painter in Holland since the anatomy picture of 1632. Bartholomeus van der Helst
was such a master, and the picture with which he made his debut was the militia
piece Company of Captain Roelof Bicker and Lieutenant Jan Michaelsz Blauw of 1643,
now in the Rijksmuseum. The picture is a painted critique of The Nightwatch, and
its conception and composition apparently were primarily determined by his
conscious intention to produce such a critique.
Here Van der Helst aimed to show that one could base the entire representation on a momentary event and demonstratively place the captain in the most
distinguished position in the picture, without having to subordinate all the
remaining figures to this event or to the captain and thereby rob them of their
independent significance. He furthermore meant to demonstrate that one could
represent the militiamen in specific momentary activities, even precisely those
chosen by Rembrandt, without the individual actions appearing merely as fragments
due to the need for a lively effect of the whole.
The narrative, which as with the order given in The iliightzoatch is the basis for
the internal unity, is not a command, but a greeting, specifically between the second
and third officer, lieutenant and ensign. The lieutenant has come to the head of
one section of the company, which is returning from shooting practice at the left
and has just now arrived at the place of assembly, a brewery. Another section with
the ensign at its head is already awaiting the first one here and has shortened the
wait in the meantime by drinking. The moment chosen as the subject of the
painting is the encounter between these two officers, who are separated from
each other by a distance of only two to three steps, and the welcome is intended as
an expression of the psychological connection between the two sections as personified by the two officers in question. Scarcely one of the numerous remaining
soldiers concerns himself with this greeting, but all of them spontaneously join
with the mass to the left or right, or at least do not disturb the internal unity.
The captain stands close behind the lieutenant, exactly at the center of the
picture. He turns in a full frontal pose toward the beholder, whom he sizes up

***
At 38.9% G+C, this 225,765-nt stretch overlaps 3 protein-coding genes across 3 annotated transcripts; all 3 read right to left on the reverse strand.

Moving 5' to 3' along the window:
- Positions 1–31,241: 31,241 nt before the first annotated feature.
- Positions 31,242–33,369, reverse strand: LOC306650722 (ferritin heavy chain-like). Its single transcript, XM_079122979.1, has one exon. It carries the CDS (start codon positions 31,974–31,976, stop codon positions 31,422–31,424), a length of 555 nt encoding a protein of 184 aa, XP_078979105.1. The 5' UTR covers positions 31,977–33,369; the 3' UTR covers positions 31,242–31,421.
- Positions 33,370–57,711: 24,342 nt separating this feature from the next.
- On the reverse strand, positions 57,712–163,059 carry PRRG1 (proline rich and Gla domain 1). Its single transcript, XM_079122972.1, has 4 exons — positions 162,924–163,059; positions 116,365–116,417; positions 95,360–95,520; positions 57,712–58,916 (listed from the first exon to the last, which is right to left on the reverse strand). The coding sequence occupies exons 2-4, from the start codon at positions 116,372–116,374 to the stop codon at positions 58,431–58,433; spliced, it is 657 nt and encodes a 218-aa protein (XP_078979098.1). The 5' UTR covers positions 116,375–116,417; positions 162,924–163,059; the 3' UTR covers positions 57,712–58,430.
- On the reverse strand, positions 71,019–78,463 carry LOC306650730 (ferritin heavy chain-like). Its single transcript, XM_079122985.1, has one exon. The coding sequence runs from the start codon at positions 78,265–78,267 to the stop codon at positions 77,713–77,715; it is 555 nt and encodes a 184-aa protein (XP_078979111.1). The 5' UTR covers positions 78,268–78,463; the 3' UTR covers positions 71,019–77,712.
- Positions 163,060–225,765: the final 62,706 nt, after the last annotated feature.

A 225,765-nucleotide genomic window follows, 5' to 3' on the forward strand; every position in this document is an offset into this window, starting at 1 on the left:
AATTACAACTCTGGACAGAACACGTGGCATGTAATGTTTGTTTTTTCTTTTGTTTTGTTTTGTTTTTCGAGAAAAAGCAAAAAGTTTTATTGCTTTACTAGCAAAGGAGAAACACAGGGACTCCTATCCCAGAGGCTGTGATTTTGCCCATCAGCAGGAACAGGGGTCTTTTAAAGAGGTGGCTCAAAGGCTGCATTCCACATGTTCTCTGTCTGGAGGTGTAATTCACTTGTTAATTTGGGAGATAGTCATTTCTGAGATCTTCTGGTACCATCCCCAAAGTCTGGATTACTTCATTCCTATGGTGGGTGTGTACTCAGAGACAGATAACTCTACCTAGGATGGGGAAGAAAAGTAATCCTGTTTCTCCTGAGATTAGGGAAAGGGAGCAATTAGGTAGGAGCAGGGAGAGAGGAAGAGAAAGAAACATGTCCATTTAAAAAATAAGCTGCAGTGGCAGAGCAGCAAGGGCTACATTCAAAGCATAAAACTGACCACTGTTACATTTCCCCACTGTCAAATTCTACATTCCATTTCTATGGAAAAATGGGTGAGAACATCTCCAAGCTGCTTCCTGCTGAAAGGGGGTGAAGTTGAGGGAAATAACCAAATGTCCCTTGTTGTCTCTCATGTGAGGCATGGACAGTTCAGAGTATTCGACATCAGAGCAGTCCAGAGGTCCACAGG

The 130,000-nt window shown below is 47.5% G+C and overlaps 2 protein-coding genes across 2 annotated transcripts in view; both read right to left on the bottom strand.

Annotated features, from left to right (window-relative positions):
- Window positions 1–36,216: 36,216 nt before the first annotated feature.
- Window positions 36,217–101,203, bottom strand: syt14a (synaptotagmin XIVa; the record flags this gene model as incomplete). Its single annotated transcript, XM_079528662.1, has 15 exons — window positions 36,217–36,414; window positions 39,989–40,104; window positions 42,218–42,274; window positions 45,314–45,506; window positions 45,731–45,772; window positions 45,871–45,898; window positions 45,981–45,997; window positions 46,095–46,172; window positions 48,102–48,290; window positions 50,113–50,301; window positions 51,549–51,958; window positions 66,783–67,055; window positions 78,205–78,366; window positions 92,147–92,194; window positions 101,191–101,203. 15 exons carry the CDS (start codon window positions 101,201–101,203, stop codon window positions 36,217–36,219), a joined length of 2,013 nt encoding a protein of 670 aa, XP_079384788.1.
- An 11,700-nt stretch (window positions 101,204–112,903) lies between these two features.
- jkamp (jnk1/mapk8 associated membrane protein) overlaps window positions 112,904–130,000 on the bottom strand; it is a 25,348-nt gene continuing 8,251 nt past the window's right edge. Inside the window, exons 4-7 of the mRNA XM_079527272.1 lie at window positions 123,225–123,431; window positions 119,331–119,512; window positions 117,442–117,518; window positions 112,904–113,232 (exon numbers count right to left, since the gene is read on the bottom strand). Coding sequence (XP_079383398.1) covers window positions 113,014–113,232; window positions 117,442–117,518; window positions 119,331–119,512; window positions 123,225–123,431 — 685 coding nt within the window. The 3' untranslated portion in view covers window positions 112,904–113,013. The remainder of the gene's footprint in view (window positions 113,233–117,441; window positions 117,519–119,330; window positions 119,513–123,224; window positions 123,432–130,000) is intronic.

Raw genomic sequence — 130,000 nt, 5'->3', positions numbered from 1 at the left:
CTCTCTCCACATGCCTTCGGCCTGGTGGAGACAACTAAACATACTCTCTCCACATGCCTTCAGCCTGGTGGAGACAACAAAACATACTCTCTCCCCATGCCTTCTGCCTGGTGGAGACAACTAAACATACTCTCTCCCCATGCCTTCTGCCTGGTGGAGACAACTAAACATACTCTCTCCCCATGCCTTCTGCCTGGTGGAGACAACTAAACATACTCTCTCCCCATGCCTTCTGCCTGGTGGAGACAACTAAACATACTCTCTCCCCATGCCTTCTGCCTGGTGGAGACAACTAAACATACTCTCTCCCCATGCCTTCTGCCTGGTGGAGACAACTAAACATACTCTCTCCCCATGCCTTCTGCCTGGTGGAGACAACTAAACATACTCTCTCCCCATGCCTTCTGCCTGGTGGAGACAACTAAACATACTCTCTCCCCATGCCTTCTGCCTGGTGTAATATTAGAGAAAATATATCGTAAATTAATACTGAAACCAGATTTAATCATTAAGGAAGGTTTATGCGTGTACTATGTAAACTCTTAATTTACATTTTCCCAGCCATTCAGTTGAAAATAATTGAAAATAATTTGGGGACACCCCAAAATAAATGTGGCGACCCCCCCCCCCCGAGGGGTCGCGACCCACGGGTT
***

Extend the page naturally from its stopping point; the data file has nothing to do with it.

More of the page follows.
from above, loudly proclaiming through his arrogant and pretentious pose that he
wants to be seen as the most important and foremost figure of all. On either side
of his bright costume are dark masses: the lieutenant dressed in black to the right
and a Moorish servant boy to the left, who carries his master's cloak behind. It is
difficult to dismiss from one's mind the suspicion that the bright color is placed
between the two dark ones here in analogy to the dark captain between the two
bright side parties in Rembrandt's Nightwatch. Yet the Moorish page serving as an
attendant to the captain may well be meant to point out that a servant is better
suited to this kind of subordinated function than the lieutenant employed for this
purpose by Rembrandt. In addition, the militiaman who fires his rifle behind the
captain has a direct precedent in The Nightwatch. There one has to piece together
the individual parts with difficulty, however, and one does not even find the most
important part: his face. By contrast, in Van der Helst's painting everything about

OCTOBER

this figure is clear, and his head is most diligently turned toward the beholder. As a
parallel and also as a correction for the fairy-tale maiden in The Nightwatch, a
young boy, whose droll figure will not pose riddles to anyone, is interpolated
between two adult militiamen at the left. On the other hand, the external unity is
once again realized through direct attention to the beholder, which is shared by at
least half of those portrayed. There is even some attempt to subordinate the
beholder actively in the old manner: through the pointing finger of a militiaman
dressed in black at the left, the emptied roemer [drinking glass] shown to us by the
militiaman sitting on the barrel to the right-the most captivating of all the
figures-and
the sword brandished in salute, o r to indicate a direction, by a
militiaman standing on the stairs.
The picture has undeniable merits, especially ones the patrons would have
been able to appreciate, such as the convincing portrait-like character of the
individual heads, which would have served Rembrandt merely as a necessary
foundation for his psychological experiments. Even many a modern beholder who
has sat for hours on end examining The Nightwatch may well consider it a kind of
reprieve to stand in front of the picture by Van der Helst and encounter figures
that d o not have to be excavated laboriously from the spatial darkness, whose
heads do not require study, as they tell everything in the first moment. Here we
find color that is not made blindingly bright or discolored to darkness and costumes